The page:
05 Dec 2011
Tantrums and tears, catcalls and goggles, a visit from the police and a pink dressing gown slung on a peg. It could only be a scenario created by Diaghilev, the ringmaster of the Ballets Russes.
In 1926, Diaghilev orchestrated a surrealistic version of Romeo and Juliet in which the lovers elope, departing the stage by plane in leather coats and airmen’s caps, complete with goggles. The scenario may seem Monty Pythonesque, but the months before – and after – the ballet’s premiere were far from funny. Following the first performances in Monte Carlo, the Ballets Russes presented the work in Paris, where the opening night was disrupted by a riot. Diaghilev could not have been happier. He thrived on scandal and outrage.
The chaos accompanying the ballet’s creation was inevitable, considering the mélange of collaborators. Choreographed by Bronislava Nijinksa, with an entr’acte by George Balanchine, the Ballets Russes’ production was danced to a score by the English composer Constant Lambert, with design by two leading surrealist artists.
Diaghilev persuaded the Russian ballerina, Tamara Karsavina, to dance the role of Juliet, while Serge Lifar, Diaghilev’s lover at the time, danced the part of Romeo. Karsavina did not approve of Lifar’s partnering skills, but she hid her distress.
Diaghilev initiated the work, commissioning Lambert, then 20, who called his score Adam and Eve. Diaghilev promptly changed that to Romeo and Juliet, then set about dictating the scenario. The story would take place during a rehearsal of a ballet based on Shakespeare’s play. Lambert was not impressed, but undeterred, he asked the distinguished portrait painter Augustus John to design the ballet. Diaghilev dismissed that idea, commissioning instead a friend of Lambert’s, the English artist Christopher Wood. But Wood, too, was dismissed, as Diaghilev decided that no designer was necessary. As the ballet was about a rehearsal of a ballet, there was need for any scenery, he told Lambert. However, after a visit to France, Diaghilev changed his mind once again.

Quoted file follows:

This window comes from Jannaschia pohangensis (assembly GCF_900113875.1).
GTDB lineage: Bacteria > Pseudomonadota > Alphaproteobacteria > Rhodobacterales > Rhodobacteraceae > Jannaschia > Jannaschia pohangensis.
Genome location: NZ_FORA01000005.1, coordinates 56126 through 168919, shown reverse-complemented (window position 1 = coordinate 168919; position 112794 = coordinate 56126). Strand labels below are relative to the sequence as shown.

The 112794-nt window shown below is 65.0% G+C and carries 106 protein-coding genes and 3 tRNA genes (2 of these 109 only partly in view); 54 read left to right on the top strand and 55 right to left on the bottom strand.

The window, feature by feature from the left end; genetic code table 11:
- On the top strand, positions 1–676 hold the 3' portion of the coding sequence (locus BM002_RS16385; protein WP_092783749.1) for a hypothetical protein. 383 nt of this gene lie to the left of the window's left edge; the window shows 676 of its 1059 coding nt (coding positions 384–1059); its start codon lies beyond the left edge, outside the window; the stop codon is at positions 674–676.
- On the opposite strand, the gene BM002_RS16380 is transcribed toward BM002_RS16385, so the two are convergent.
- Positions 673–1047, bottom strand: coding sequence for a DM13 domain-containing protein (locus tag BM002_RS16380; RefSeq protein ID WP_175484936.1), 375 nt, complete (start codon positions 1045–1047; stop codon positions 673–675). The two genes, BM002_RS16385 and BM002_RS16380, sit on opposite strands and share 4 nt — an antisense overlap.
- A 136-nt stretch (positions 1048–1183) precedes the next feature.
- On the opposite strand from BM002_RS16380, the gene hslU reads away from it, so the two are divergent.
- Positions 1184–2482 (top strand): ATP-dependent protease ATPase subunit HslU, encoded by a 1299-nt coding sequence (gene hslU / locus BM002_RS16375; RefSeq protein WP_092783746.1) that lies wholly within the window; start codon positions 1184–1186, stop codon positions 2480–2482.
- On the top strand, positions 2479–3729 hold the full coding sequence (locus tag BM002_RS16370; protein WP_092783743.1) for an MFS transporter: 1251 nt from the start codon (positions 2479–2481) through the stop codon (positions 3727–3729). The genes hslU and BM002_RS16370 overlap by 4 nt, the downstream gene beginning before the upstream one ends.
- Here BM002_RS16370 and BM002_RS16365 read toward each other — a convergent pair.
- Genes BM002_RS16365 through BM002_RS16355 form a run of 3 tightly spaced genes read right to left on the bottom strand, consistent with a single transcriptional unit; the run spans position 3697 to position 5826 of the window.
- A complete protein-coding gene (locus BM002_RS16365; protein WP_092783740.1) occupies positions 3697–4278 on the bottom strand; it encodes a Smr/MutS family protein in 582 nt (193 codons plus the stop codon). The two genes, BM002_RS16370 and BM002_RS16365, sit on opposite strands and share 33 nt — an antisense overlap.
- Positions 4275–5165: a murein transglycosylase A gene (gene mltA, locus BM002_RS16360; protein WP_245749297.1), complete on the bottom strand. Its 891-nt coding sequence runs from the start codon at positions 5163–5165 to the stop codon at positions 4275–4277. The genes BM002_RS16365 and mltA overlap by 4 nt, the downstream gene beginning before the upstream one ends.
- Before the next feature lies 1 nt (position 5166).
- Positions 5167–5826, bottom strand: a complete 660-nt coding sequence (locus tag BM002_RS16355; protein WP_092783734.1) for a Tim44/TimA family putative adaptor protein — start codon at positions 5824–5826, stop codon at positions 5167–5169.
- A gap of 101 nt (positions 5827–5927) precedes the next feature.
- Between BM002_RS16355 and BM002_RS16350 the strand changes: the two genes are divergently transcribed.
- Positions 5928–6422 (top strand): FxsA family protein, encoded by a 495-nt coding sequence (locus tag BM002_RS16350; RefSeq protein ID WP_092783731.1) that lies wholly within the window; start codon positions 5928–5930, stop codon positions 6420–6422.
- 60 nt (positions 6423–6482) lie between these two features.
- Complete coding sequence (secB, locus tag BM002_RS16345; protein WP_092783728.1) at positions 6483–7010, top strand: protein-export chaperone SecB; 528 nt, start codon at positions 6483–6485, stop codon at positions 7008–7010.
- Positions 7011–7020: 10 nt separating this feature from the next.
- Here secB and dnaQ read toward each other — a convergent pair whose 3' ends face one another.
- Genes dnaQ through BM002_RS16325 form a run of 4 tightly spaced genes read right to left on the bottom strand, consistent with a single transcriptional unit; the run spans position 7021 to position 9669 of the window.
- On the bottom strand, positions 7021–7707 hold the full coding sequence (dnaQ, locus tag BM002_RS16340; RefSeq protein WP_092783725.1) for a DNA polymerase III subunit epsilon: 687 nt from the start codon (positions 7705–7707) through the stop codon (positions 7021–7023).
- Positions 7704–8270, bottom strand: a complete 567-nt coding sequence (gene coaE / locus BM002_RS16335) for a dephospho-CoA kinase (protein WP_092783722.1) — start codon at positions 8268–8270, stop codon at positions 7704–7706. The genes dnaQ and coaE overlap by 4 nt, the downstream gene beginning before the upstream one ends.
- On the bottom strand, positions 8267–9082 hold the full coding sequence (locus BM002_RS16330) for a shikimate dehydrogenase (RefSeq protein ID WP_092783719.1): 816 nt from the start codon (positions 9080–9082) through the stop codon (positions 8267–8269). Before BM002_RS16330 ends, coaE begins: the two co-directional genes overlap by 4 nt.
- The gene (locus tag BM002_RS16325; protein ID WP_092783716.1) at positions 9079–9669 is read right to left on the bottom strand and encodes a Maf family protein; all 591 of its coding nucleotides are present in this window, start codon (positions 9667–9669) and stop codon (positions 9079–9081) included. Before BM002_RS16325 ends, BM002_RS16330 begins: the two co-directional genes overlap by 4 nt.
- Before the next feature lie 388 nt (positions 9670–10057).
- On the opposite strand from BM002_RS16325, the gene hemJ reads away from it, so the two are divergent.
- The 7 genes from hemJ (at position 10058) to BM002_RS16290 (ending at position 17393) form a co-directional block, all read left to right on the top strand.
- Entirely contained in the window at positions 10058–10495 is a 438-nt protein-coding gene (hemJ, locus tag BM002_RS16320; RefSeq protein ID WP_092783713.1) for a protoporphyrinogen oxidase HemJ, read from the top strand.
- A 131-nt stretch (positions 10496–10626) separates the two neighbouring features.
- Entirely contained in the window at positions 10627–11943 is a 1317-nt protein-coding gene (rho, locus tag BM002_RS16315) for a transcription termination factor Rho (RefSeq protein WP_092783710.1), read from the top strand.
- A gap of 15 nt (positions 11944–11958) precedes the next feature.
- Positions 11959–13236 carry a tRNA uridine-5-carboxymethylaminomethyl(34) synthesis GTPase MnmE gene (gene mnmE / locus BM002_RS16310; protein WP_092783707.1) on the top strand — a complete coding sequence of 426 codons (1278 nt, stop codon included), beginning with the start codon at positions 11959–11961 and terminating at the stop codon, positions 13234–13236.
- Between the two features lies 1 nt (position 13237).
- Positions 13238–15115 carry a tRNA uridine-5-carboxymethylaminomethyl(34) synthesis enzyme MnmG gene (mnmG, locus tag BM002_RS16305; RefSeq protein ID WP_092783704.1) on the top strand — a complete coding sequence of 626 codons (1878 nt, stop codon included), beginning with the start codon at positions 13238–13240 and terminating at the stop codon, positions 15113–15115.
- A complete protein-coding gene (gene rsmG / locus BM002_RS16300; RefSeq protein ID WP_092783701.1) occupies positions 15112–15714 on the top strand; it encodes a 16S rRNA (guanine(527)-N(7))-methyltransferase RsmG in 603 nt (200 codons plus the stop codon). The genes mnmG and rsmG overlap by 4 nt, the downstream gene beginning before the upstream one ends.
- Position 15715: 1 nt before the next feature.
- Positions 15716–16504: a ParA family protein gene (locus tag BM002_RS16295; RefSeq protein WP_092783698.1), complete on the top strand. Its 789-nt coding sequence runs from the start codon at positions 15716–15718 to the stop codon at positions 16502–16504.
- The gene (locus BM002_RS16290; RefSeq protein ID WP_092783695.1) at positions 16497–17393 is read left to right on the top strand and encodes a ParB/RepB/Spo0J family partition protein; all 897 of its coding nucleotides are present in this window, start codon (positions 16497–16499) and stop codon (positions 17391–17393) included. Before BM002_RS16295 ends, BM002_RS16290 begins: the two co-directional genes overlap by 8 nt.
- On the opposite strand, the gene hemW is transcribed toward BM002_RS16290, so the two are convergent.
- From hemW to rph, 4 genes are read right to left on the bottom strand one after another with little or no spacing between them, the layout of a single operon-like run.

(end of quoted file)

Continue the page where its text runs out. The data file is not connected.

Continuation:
At an exhibition in Paris he admired the works of the surrealist artists Max Ernst and Joan Miró. He bought paintings by both as a gift for Lifar, then commissioned the artists to design Romeo and Juliet.
“For a long time”, wrote the author, Arnold Haskell, “the Russian ballet had been considered bourgeois by the Surrealiste group … the obvious thing to do was to commission décor from some of the group and win them over that way.”
The designers travelled to Monte Carlo, where Ernst painted curtains representing day and night and Miró painted a front cloth. For the first scene, set in a rehearsal studio, Miró scattered some everyday bits and pieces – a barre, some screens, and that pink dressing gown centrestage. Lambert was horrified, telling this mother that the designers were “Tenth-rate painters from an imbecile group called the Surrealistes”.
In the second scene, depicting the performance of Romeo and Juliet, the tragedy unfolded in the usual way, but after the death of Juliet, Romeo – and a very much alive Juliet – donned their aviator costumes. The ballet ended with Karsavina, apparently representing a plane in flight, hoisted to a horizontal position on Lifar’s shoulders.
The premiere at the Theatre de Monte Carlo on May 4 went well enough but when the ballet opened in Paris it was greeted with catcalls, whistles and fisticuffs, led by diehard surrealists who objected to Ernst and Miró being led astray by a capitalist venture (the Russian ballet).
When the curtain rose to reveal Miró’s décor, a shower of leaflets fell from the upper balconies. Written in red ink by two founding members of the surrealist movement, Louis Aragon and André Breton, the leaflets were captioned “Protest!”
Diaghilev was prepared. He had alerted the police to a probable disturbance and told the conductor to continue, even as the yelling drowned out the music. As Haskell wrote, the “plunge into modernism brought a scandal that was dear to him and convinced him he was on the right track”.
But the life of this madcap Romeo and Juliet was brief. It took Prokofiev’s powerful score, written a decade later, to bless the ballet with its long life.